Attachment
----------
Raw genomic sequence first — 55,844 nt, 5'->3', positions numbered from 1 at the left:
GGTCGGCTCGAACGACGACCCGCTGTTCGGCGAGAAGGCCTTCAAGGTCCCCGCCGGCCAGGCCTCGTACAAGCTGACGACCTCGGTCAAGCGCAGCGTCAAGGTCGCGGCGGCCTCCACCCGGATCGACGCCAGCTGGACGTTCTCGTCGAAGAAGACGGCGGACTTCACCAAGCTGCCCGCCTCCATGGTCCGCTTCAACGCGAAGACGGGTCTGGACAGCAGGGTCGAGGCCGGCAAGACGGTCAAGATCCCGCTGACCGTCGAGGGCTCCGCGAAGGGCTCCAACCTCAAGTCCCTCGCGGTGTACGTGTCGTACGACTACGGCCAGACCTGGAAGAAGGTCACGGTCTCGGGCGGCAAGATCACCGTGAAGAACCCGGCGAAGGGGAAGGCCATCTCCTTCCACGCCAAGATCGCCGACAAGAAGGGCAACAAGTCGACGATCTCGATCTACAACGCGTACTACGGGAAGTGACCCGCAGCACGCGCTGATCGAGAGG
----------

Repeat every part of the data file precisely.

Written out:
Raw genomic sequence first — 55,844 nt, 5'->3', positions numbered from 1 at the left:
GGTCGGCTCGAACGACGACCCGCTGTTCGGCGAGAAGGCCTTCAAGGTCCCCGCCGGCCAGGCCTCGTACAAGCTGACGACCTCGGTCAAGCGCAGCGTCAAGGTCGCGGCGGCCTCCACCCGGATCGACGCCAGCTGGACGTTCTCGTCGAAGAAGACGGCGGACTTCACCAAGCTGCCCGCCTCCATGGTCCGCTTCAACGCGAAGACGGGTCTGGACAGCAGGGTCGAGGCCGGCAAGACGGTCAAGATCCCGCTGACCGTCGAGGGCTCCGCGAAGGGCTCCAACCTCAAGTCCCTCGCGGTGTACGTGTCGTACGACTACGGCCAGACCTGGAAGAAGGTCACGGTCTCGGGCGGCAAGATCACCGTGAAGAACCCGGCGAAGGGGAAGGCCATCTCCTTCCACGCCAAGATCGCCGACAAGAAGGGCAACAAGTCGACGATCTCGATCTACAACGCGTACTACGGGAAGTGACCCGCAGCACGCGCTGATCGAGAGG